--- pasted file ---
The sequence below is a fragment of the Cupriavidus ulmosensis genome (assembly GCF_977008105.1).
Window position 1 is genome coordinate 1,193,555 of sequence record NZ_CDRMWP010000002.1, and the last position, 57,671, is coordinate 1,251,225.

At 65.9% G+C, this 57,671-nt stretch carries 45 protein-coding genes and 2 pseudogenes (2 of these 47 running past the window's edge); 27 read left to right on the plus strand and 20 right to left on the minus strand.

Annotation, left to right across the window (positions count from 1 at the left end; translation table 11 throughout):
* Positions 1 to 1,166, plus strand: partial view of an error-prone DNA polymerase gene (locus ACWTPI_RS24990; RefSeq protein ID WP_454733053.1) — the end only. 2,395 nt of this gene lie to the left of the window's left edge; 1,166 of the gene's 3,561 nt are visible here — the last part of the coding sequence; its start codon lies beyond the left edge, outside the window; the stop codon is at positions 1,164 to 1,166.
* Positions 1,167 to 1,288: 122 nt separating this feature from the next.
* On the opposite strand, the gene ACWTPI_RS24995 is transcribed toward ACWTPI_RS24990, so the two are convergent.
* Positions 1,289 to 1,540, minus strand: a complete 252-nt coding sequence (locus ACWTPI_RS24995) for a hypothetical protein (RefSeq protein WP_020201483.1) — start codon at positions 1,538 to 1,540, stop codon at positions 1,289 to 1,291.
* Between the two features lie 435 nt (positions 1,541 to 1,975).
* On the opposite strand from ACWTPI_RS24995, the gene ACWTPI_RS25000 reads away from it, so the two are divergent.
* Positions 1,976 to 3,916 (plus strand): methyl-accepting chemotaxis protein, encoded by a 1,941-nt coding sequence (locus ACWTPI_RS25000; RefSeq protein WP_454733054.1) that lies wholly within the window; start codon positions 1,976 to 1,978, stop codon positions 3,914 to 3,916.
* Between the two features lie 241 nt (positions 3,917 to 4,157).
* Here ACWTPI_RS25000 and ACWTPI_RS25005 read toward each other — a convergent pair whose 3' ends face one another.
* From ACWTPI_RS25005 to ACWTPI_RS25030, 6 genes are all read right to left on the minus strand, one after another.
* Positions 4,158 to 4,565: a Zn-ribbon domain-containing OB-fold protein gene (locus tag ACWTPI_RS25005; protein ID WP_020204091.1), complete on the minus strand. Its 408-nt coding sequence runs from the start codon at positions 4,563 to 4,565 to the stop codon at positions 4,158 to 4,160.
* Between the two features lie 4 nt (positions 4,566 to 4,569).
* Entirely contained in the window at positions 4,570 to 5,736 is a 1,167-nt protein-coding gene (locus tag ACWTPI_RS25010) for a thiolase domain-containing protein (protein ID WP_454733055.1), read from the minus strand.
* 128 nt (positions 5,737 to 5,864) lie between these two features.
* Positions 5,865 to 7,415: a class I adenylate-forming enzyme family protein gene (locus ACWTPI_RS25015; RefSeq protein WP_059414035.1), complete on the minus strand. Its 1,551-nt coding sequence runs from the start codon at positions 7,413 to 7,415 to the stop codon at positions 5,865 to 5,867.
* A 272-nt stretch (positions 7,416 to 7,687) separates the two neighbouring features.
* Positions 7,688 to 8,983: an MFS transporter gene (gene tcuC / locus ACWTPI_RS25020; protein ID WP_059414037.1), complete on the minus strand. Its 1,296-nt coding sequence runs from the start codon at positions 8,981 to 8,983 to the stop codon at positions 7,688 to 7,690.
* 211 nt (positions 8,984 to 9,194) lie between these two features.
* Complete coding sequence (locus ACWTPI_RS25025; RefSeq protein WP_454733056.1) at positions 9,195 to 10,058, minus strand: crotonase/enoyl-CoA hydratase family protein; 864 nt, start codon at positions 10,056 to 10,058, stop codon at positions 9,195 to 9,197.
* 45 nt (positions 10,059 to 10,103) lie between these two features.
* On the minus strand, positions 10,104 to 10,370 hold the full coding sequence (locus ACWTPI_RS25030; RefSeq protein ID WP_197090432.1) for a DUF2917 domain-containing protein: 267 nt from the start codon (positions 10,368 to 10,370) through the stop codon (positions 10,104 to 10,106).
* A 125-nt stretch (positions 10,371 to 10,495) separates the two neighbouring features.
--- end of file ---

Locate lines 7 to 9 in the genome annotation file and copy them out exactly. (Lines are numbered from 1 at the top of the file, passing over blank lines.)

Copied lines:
* On the opposite strand, the gene ACWTPI_RS24995 is transcribed toward ACWTPI_RS24990, so the two are convergent.
* Positions 1,289 to 1,540, minus strand: a complete 252-nt coding sequence (locus ACWTPI_RS24995) for a hypothetical protein (RefSeq protein WP_020201483.1) — start codon at positions 1,538 to 1,540, stop codon at positions 1,289 to 1,291.
* Between the two features lie 435 nt (positions 1,541 to 1,975).